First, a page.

They gave their thanks and walked over to the elevator bank. Once inside and heading up to their room, Arthur glanced at Eames.

“Honeymoon suite?”

Eames shrugged.

“You do know we’ve been married for over two years, right?”

“Two years and five months, actually,” Eames corrected. Arthur smiled to himself.

“Be that as it may,” Arthur said.

“Do you realize we never actually had a honeymoon? We spent a few days cooped up in your flat and then spent the next month on a job in Iowa.”

Arthur was silent for a moment.

“There’s no job here, is there?” He asked.

“The only job here, Arthur, is the kind that involves my mouth around your cock.” Eames said with a grin.

“Eames.” Arthur chided.

“Or vice versa.” Eames amended.

Arthur laughed. He had, of course, already known better. His suitcase lacked his normal stash of deadly accoutrements and was particularly light on clothing, having checked the forecast and packed accordingly.

Today was supposed to be the last of the rain, a string of warm, sunny days were to follow.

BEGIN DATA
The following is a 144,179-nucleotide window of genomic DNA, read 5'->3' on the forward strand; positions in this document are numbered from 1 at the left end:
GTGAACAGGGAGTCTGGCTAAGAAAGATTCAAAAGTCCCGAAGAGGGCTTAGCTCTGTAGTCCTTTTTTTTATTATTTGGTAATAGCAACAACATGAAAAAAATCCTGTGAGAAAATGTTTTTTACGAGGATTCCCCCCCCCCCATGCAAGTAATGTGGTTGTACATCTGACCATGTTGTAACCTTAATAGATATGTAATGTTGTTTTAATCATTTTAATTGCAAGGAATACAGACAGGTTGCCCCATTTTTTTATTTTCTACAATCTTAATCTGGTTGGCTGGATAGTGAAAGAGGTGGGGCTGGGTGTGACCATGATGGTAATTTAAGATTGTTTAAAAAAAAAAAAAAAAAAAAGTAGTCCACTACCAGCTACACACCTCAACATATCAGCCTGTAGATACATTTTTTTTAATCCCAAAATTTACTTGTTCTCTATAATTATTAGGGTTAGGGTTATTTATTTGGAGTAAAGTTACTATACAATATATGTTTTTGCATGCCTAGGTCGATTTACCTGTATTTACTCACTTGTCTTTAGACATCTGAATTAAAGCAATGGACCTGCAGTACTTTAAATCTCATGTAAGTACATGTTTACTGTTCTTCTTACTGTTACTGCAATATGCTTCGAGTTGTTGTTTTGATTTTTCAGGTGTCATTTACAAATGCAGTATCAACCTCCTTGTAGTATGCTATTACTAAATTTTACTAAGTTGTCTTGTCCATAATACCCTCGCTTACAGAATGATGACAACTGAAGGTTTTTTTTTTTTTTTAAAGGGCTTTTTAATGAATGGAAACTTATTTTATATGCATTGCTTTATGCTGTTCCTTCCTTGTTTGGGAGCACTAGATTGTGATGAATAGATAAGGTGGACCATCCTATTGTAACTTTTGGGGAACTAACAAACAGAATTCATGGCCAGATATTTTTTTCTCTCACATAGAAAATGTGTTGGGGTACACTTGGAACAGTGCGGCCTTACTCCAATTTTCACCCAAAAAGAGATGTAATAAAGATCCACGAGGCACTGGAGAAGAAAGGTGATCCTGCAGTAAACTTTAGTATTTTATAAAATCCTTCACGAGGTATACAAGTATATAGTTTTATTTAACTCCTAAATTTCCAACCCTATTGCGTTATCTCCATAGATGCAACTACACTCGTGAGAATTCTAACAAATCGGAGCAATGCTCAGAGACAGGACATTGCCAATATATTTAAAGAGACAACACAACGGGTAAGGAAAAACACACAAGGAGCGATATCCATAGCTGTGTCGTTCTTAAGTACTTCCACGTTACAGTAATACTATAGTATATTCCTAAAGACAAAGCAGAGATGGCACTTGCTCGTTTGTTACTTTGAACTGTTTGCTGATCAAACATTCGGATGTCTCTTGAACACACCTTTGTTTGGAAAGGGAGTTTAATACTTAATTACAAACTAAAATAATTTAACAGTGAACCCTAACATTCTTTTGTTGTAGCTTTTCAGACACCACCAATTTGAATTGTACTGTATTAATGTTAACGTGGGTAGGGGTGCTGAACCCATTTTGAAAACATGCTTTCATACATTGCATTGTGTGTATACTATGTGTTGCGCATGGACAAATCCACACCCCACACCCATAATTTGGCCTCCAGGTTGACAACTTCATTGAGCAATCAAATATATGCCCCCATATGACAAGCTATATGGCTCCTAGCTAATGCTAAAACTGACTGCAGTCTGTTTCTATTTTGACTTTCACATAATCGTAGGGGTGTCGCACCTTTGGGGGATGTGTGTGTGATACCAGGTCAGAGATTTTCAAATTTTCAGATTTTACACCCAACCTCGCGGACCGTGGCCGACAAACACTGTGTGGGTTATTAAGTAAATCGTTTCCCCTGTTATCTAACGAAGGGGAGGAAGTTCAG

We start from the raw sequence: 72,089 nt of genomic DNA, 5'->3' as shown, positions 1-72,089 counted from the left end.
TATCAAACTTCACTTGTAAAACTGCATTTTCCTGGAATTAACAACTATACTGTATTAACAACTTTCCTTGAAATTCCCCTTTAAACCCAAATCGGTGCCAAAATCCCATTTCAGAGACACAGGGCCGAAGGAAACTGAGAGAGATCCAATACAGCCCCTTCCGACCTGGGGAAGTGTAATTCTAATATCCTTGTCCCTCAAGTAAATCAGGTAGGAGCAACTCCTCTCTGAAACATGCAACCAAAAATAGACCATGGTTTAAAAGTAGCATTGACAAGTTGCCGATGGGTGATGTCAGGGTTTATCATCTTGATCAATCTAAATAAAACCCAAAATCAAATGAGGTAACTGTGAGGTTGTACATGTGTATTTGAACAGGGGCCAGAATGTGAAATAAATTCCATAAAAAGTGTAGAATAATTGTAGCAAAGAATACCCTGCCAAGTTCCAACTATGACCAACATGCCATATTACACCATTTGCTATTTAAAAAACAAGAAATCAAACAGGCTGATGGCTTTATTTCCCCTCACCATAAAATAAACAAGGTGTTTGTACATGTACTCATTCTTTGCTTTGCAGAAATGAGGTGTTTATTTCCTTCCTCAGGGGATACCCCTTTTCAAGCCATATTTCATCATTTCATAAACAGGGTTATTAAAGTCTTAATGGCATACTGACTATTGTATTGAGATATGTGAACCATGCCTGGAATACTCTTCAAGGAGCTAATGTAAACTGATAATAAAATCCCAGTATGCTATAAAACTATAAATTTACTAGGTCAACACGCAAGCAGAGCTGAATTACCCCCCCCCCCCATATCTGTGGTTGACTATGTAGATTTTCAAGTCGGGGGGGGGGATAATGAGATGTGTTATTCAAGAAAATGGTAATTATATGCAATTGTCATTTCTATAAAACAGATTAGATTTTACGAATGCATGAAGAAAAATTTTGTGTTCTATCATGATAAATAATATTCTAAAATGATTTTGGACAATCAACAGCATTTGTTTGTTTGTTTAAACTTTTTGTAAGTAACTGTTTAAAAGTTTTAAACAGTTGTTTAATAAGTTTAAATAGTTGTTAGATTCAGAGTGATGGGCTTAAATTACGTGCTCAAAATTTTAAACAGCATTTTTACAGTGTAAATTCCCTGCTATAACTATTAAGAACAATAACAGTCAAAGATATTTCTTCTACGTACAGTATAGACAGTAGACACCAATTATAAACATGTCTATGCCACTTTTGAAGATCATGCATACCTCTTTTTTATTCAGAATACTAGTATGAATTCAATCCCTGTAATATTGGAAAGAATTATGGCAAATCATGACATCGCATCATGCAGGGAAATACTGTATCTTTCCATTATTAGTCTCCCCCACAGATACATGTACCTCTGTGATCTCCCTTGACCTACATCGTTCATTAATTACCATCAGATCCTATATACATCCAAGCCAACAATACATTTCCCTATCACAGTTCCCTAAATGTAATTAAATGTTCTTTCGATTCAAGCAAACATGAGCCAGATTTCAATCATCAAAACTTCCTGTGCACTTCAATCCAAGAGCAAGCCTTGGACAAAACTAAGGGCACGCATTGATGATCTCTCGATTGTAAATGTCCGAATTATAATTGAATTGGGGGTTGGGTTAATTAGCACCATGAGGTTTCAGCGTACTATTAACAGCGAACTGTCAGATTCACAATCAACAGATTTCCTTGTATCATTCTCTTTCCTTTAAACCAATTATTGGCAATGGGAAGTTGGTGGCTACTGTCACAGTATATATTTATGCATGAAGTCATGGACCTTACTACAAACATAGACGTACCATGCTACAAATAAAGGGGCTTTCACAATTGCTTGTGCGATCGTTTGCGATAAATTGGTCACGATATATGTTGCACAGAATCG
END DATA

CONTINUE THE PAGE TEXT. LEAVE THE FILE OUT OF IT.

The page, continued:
Arthur was on the other side of the room, writing a few notes on the whiteboard, but he could still hear the conversation clear as a bell.

“I’ve been hearing rumors about you, my friend.” Yusuf said.

“Yeah?” Eames said. “I’d be more concerned if you weren’t hearing rumors about me.”

Arthur grinned to himself, flipping through his notebook, contemplating which parts to copy.

“True. But these rumors are quite persistent. You can forgive me if I’m curious.” Yusuf said.

“Alright, I give. What are people saying about me these days, Yusuf?”

“They’re saying you’re shacked up with a hot young thing--” Yusuf started.

Arthur’s smile grew. He wouldn’t use the term ‘shacked up’ personally, but he couldn’t find fault with the rest of it.

“--I believe the phrase that stuck out to me was ‘jailbait with a penchant for suits’.”

Arthur frowned. Eames laughed.

“I am not jailbait,” Arthur said, interrupting whatever Eames was about to say. “I’m only three years younger than him.”